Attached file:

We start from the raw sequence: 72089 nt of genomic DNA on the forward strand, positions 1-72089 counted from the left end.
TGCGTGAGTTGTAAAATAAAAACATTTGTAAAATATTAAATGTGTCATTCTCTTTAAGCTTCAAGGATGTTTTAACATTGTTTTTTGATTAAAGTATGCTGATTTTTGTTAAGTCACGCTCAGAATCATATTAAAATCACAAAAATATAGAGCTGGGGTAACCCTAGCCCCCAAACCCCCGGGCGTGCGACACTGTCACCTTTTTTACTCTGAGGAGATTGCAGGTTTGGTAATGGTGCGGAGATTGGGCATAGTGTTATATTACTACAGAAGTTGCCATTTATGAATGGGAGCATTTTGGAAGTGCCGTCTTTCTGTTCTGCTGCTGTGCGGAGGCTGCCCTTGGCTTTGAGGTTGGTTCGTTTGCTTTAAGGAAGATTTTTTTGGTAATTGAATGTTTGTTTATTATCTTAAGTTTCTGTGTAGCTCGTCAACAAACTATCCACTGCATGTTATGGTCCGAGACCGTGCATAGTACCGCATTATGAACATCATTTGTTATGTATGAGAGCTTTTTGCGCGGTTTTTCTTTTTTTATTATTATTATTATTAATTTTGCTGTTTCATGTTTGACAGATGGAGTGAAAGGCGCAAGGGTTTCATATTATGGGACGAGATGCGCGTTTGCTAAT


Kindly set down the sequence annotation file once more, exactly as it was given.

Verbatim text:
We start from the raw sequence: 72089 nt of genomic DNA on the forward strand, positions 1-72089 counted from the left end.
TGCGTGAGTTGTAAAATAAAAACATTTGTAAAATATTAAATGTGTCATTCTCTTTAAGCTTCAAGGATGTTTTAACATTGTTTTTTGATTAAAGTATGCTGATTTTTGTTAAGTCACGCTCAGAATCATATTAAAATCACAAAAATATAGAGCTGGGGTAACCCTAGCCCCCAAACCCCCGGGCGTGCGACACTGTCACCTTTTTTACTCTGAGGAGATTGCAGGTTTGGTAATGGTGCGGAGATTGGGCATAGTGTTATATTACTACAGAAGTTGCCATTTATGAATGGGAGCATTTTGGAAGTGCCGTCTTTCTGTTCTGCTGCTGTGCGGAGGCTGCCCTTGGCTTTGAGGTTGGTTCGTTTGCTTTAAGGAAGATTTTTTTGGTAATTGAATGTTTGTTTATTATCTTAAGTTTCTGTGTAGCTCGTCAACAAACTATCCACTGCATGTTATGGTCCGAGACCGTGCATAGTACCGCATTATGAACATCATTTGTTATGTATGAGAGCTTTTTGCGCGGTTTTTCTTTTTTTATTATTATTATTATTAATTTTGCTGTTTCATGTTTGACAGATGGAGTGAAAGGCGCAAGGGTTTCATATTATGGGACGAGATGCGCGTTTGCTAAT